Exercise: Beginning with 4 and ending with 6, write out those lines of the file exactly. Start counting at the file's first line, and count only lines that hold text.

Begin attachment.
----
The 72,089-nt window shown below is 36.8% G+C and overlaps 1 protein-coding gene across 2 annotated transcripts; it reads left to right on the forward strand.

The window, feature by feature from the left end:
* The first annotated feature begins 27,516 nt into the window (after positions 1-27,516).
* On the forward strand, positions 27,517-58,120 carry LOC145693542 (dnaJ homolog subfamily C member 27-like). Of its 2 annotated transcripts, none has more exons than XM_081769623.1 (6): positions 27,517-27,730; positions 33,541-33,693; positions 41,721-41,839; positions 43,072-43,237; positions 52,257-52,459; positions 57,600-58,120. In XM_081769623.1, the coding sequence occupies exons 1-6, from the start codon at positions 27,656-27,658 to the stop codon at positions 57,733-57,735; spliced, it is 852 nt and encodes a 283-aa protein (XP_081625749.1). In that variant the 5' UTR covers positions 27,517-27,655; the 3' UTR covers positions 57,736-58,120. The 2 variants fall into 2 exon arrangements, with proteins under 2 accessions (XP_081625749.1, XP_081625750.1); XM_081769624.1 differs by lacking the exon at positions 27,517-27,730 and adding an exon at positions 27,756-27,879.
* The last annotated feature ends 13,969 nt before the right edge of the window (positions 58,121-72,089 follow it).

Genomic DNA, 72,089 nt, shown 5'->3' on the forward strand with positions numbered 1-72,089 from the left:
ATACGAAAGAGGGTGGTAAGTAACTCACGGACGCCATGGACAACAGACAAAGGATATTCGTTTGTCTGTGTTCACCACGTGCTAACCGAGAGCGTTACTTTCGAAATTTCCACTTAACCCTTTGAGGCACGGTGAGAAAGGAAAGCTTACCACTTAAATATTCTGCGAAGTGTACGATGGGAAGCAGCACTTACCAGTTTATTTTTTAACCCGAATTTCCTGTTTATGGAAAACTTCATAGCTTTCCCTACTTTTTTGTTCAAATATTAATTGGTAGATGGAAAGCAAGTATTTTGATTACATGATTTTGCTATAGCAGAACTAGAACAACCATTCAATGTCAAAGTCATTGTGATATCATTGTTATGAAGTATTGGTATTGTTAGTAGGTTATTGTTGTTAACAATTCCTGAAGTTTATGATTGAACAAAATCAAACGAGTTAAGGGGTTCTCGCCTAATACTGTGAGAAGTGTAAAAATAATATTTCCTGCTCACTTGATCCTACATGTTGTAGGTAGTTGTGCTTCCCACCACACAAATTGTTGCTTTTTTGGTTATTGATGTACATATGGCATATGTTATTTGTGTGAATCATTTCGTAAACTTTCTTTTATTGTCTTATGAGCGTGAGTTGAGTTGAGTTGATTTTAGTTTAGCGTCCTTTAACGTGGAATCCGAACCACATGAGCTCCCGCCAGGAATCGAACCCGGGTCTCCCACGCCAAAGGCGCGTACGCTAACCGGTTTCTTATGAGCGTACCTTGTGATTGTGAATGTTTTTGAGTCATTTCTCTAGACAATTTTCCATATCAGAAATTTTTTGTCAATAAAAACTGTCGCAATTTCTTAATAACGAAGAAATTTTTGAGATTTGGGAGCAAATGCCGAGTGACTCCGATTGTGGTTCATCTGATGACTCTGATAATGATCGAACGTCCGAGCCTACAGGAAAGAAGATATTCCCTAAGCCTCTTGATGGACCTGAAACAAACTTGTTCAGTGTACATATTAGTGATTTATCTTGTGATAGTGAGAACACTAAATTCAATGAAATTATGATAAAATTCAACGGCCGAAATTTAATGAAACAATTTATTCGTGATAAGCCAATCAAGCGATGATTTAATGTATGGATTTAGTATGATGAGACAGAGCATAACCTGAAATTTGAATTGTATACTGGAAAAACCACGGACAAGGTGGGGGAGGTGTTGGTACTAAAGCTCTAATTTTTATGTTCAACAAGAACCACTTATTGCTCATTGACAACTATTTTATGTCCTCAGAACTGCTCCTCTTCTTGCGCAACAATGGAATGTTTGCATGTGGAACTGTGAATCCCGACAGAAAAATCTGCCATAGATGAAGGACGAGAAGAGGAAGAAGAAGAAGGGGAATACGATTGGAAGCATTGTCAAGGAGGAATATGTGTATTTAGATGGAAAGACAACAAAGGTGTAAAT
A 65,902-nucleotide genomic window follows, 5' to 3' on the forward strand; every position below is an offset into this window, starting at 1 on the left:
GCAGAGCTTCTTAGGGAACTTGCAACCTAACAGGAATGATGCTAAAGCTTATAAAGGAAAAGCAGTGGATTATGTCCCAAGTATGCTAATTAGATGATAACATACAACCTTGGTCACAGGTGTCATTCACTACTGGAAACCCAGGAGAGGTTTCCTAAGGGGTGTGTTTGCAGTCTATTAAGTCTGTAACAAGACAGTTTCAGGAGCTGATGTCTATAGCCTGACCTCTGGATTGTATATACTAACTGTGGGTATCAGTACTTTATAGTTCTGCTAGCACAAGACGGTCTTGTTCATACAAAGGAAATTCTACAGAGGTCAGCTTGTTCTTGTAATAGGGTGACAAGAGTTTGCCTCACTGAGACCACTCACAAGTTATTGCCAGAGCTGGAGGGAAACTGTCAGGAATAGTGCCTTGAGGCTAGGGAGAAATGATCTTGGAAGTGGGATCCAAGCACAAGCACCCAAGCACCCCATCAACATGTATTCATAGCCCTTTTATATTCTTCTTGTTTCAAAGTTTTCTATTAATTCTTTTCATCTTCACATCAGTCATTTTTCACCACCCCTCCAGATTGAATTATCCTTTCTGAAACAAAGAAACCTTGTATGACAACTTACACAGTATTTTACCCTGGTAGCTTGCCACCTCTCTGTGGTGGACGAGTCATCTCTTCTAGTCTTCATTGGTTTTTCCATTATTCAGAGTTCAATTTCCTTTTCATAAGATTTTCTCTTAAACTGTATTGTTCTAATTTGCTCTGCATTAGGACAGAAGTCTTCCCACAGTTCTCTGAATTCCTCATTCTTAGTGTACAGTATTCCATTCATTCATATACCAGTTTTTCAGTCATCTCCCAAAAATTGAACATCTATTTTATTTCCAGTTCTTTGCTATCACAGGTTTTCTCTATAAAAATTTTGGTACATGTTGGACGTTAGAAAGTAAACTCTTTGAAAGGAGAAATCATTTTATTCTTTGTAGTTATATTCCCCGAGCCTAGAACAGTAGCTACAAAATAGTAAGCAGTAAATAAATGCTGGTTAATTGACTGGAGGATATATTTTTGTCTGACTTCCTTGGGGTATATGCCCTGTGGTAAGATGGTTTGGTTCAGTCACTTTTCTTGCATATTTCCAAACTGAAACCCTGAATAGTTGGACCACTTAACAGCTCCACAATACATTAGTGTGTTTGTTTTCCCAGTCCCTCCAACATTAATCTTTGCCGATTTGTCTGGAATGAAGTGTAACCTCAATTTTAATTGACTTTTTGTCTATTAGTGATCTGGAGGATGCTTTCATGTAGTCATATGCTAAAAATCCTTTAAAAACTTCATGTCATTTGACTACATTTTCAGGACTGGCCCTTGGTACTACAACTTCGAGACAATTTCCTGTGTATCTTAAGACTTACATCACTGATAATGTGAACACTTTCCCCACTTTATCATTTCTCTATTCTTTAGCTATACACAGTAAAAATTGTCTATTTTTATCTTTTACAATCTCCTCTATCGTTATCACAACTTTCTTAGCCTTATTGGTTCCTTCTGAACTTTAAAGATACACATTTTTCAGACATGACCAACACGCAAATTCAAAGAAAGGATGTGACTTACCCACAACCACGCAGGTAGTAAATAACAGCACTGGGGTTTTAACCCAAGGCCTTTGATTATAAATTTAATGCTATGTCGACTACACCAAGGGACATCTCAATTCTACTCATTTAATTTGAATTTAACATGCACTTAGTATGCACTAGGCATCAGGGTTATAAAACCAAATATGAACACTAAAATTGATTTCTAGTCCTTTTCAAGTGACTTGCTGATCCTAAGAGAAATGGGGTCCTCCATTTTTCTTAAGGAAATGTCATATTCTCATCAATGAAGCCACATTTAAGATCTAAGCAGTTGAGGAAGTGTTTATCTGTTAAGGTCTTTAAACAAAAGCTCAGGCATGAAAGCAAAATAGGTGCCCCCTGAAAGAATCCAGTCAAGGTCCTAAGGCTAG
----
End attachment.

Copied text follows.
* On the forward strand, positions 27,517-58,120 carry LOC145693542 (dnaJ homolog subfamily C member 27-like). Of its 2 annotated transcripts, none has more exons than XM_081769623.1 (6): positions 27,517-27,730; positions 33,541-33,693; positions 41,721-41,839; positions 43,072-43,237; positions 52,257-52,459; positions 57,600-58,120. In XM_081769623.1, the coding sequence occupies exons 1-6, from the start codon at positions 27,656-27,658 to the stop codon at positions 57,733-57,735; spliced, it is 852 nt and encodes a 283-aa protein (XP_081625749.1). In that variant the 5' UTR covers positions 27,517-27,655; the 3' UTR covers positions 57,736-58,120. The 2 variants fall into 2 exon arrangements, with proteins under 2 accessions (XP_081625749.1, XP_081625750.1); XM_081769624.1 differs by lacking the exon at positions 27,517-27,730 and adding an exon at positions 27,756-27,879.
* The last annotated feature ends 13,969 nt before the right edge of the window (positions 58,121-72,089 follow it).

Genomic DNA, 72,089 nt, shown 5'->3' on the forward strand with positions numbered 1-72,089 from the left: